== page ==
"It was really hard for me to watch people on TikTok and stuff that dissects my 17-year-old love life. That was really weird. But again, I think I understood the curiosity. It doesn't affect me; it doesn't matter. It doesn't affect my songwriting and my life."
Olivia credits Lorde's Pure Heroine album as the reason she got into music, "I was like 11 or 12 or something like that. I had the vinyl record of it. I got it from Urban Outfitters. I remember listening to the lyrics and thinking, Oh, my God—I can actually see myself in these lyrics."
In the middle of lockdown, @Olivia_Rodrigo transformed into the rarest kind of artist: a self-made global pop star adored by Gen Z, boomer music critics—and everyone in between https://t.co/HdtrF7FgNv pic.twitter.com/DKjuCLoWfk— GQ Magazine (@GQMagazine) August 4, 2021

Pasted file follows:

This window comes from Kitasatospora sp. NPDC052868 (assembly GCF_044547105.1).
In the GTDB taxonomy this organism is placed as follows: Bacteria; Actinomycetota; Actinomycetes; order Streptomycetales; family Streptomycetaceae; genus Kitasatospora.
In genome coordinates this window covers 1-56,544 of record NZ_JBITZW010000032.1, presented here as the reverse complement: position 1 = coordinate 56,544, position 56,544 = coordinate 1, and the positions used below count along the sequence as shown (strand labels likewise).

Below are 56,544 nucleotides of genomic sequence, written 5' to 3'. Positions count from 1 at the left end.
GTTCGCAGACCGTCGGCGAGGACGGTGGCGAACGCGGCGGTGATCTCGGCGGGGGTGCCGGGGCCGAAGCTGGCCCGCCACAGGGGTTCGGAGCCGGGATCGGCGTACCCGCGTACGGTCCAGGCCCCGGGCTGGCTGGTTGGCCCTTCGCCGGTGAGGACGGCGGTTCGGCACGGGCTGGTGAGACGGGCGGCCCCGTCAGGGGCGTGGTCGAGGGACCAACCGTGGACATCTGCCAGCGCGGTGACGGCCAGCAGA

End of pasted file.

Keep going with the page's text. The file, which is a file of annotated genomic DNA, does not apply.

"I'm so proud of my generation and the way that people have come together and not put up with bullshit that has been put up with for so many years." @Olivia_Rodrigo https://t.co/HdtrF7FgNv pic.twitter.com/O3Evo3ByHj— GQ Magazine (@GQMagazine) August 4, 2021
She was also asked about Britney Spears' ongoing conservation battle, "I've been following it very closely. I think it's just so awful. I think, as an industry, people are getting better at not taking advantage of and manipulating and bullying young women. But it's still so apparent, and I witness that too."
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